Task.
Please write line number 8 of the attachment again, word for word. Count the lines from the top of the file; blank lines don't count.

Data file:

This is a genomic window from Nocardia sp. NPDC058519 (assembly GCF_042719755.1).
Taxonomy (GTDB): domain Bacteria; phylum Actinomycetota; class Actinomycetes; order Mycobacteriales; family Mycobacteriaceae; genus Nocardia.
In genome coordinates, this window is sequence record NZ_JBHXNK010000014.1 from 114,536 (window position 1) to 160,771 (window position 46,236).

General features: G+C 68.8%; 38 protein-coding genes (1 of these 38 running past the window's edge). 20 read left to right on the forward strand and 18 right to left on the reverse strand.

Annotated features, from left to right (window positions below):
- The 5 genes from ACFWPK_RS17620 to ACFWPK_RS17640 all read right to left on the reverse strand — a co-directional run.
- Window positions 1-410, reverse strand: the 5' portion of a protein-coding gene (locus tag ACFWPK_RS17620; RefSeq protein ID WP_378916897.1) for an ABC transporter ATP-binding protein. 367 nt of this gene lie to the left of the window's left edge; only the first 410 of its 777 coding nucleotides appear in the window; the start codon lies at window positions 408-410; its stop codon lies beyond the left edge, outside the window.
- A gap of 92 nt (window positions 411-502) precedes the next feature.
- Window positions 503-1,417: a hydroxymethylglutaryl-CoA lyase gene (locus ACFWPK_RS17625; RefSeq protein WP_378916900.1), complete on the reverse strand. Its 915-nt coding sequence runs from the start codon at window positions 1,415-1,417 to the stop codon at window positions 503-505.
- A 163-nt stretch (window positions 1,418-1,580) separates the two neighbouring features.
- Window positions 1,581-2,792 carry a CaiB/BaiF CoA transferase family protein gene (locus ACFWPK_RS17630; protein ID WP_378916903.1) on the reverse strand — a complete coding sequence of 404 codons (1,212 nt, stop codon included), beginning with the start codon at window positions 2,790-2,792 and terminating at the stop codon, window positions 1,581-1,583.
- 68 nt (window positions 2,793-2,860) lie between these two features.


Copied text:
- A gap of 92 nt (window positions 411-502) precedes the next feature.